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*For commercial use only. Offer subject to credit qualification and approval by CNH Industrial Capital Canada Ltd. See your New Holland dealer for details and eligibility requirements. CNH Industrial Capital Canada Ltd. standard terms and conditions will apply. Depending on model, a down payment may be required. Offer good through October 31, 2016, at participating New Holland dealers in Canada. Offer subject to change. Taxes, freight, set-up, delivery, additional options or attachments not included in price. © 2016 CNH Industrial Capital America LLC. All rights reserved. New Holland Agriculture is a trademark registered in the United States and many other countries, owned by or licensed to CNH Industrial N.V., its subsidiaries or affiliates. CNH Industrial Capital is a trademark in the United States and many other countries, owned by or licensed to CNH Industrial N.V., its subsidiaries or affiliates.

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$139,000 TA




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Bale Command, Net & Twine, 1.5m pickup, Laced Belts, 1000 RPM PTO


Bales: 4000, Net & Twine, 2.07m Pickup, Laced Belts, Special Crops





$369,000 SC

$269,000 SC

$209,000 MH

Eng: 224, Sep: 124, 900/60R32, Mech Trap, 75mm Cyl, GPS Ready


Eng: 705, Sep: 519, Duals, Elec Trap, 80mm cyl, Dlx Chopper, Elec G/T Covers, Extended Wear Elev, HID Lights $359,000 SH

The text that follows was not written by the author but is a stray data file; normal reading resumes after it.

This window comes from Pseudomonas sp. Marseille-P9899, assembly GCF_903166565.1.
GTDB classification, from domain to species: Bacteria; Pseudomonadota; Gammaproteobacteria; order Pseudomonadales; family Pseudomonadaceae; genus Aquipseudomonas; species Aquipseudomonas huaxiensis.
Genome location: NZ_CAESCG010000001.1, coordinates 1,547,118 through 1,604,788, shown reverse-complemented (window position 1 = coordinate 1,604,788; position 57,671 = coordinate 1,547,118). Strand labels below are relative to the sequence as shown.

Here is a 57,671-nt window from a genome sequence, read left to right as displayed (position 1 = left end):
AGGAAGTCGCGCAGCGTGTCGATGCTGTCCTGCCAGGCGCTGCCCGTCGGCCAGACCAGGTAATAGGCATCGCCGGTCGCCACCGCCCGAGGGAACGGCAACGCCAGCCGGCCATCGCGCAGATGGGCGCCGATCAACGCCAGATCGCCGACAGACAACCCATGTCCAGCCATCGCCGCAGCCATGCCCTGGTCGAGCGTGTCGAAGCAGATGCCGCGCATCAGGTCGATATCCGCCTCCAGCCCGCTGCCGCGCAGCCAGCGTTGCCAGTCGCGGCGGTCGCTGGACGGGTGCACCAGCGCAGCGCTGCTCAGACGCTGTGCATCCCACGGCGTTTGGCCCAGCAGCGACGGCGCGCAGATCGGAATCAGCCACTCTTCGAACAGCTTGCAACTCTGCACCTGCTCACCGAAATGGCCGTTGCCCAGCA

2009 Case IH 700/3430 . . . . . . . . . . $149,000 MH 2006 Flexi-Coil 5000/4350 . . . . . . . . . $75,000 TA 2008 Flexi-Coil 5500/4350 . . . . . . . . $139,000 MJ 2004 Misc 7550/4350 . . . . . . . . . . . . . . $35,000 SC 1997 Morris MAXIM/7240. . . . . . . . . . . $35,000 SC 1998 Morris MAXIMII/7300 . . . . . . . . . $65,000 TA 2009 New Holland P2060/P1060 . . $149,000 SH 2010 New Holland P2070/P1060 . . $189,000 MJ 2011 New Holland P2070/P1060 . . . $135,000 SC


2002 Case IH RBX561 . . . . . . . . . . . . . . . . $9,900 MJ 2008 New Holland BR7090 . . . . . . . . . $23,000 SC 2009 New Holland BR7090 . . . . . . . . . $24,000 SC 2009 New Holland BR7090 (BALE COMMAND) . . . . . . . . . . . . . . . . . $24,000 SC 2011 New Holland BR7090 (BALE COMMAND) . . . . . . . . . . . . . . . . . $32,000 SC 2012 New Holland BR7090 (BALE COMMAND) . . . . . . . . . . . . . . . . . $32,000 MJ 2003 New Holland BR780 . . . . . . . . . . $15,000 SC 2003 New Holland BR780 . . . . . . . . . . $15,000 SC 2004 New Holland BR780 . . . . . . . . . . $19,000 SC 2014 New Holland ROLL-BELT 560: SPECIAL CROP 2.07M . . . . . . . . . . . . . . $49,000 SC 2016 New Holland ROLL-BELT 560: SPECIAL CROP 2.07M . . . . . . . . . . . . . . $52,000 SC

40’, w/ Cross Auger

Eng: 1308, Sep: 1023, 620/70R42 Duals, Dlx Chopper, 75mm Cylinders, Dlx Cab


Eng: 721, Sep: 555, 620/70R42 Duals, Dlx Chopper, 80mm Cylinders, Ext Wear Elev, HID Lights


Eng: 1086, Sep: 733, Singles, Elec Trap, HD Cyl, Dlx Chopper

Eng: 400, Sep: 300, Duals, Mech Trap, 80mm Cyl, Dlx Chopper, 8.3m Auger, HID Lights

$425,000 SC

‘14 NEW HOLLAND T9.390,


Hours: 335, 30.8R42 Duals, Radar Ground Sensor, Monitor Display